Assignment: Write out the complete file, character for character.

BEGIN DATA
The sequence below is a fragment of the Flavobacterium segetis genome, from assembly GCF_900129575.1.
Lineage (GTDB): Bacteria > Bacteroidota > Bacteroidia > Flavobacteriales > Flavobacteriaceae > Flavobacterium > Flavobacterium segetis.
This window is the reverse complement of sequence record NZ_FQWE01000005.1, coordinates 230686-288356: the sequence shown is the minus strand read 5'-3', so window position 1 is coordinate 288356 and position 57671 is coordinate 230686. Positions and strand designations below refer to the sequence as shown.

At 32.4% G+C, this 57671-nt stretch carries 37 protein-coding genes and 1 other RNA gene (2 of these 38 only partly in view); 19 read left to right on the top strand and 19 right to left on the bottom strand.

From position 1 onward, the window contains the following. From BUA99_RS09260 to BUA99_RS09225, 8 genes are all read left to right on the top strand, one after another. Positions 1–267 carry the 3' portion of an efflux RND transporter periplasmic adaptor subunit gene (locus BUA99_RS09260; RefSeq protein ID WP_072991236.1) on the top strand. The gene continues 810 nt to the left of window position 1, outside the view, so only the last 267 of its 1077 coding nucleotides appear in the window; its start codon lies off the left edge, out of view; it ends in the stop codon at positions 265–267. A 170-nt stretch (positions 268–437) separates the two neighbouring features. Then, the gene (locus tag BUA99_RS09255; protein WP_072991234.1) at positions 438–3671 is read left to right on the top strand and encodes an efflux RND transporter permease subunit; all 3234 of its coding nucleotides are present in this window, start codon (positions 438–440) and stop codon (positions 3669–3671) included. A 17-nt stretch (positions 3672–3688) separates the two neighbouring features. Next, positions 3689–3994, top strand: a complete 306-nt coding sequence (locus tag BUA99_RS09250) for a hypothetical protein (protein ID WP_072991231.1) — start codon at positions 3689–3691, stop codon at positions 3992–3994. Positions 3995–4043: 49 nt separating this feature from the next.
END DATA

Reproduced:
The sequence below is a fragment of the Flavobacterium segetis genome, from assembly GCF_900129575.1.
Lineage (GTDB): Bacteria > Bacteroidota > Bacteroidia > Flavobacteriales > Flavobacteriaceae > Flavobacterium > Flavobacterium segetis.
This window is the reverse complement of sequence record NZ_FQWE01000005.1, coordinates 230686-288356: the sequence shown is the minus strand read 5'-3', so window position 1 is coordinate 288356 and position 57671 is coordinate 230686. Positions and strand designations below refer to the sequence as shown.

At 32.4% G+C, this 57671-nt stretch carries 37 protein-coding genes and 1 other RNA gene (2 of these 38 only partly in view); 19 read left to right on the top strand and 19 right to left on the bottom strand.

From position 1 onward, the window contains the following. From BUA99_RS09260 to BUA99_RS09225, 8 genes are all read left to right on the top strand, one after another. Positions 1–267 carry the 3' portion of an efflux RND transporter periplasmic adaptor subunit gene (locus BUA99_RS09260; RefSeq protein ID WP_072991236.1) on the top strand. The gene continues 810 nt to the left of window position 1, outside the view, so only the last 267 of its 1077 coding nucleotides appear in the window; its start codon lies off the left edge, out of view; it ends in the stop codon at positions 265–267. A 170-nt stretch (positions 268–437) separates the two neighbouring features. Then, the gene (locus tag BUA99_RS09255; protein WP_072991234.1) at positions 438–3671 is read left to right on the top strand and encodes an efflux RND transporter permease subunit; all 3234 of its coding nucleotides are present in this window, start codon (positions 438–440) and stop codon (positions 3669–3671) included. A 17-nt stretch (positions 3672–3688) separates the two neighbouring features. Next, positions 3689–3994, top strand: a complete 306-nt coding sequence (locus tag BUA99_RS09250) for a hypothetical protein (protein ID WP_072991231.1) — start codon at positions 3689–3691, stop codon at positions 3992–3994. Positions 3995–4043: 49 nt separating this feature from the next.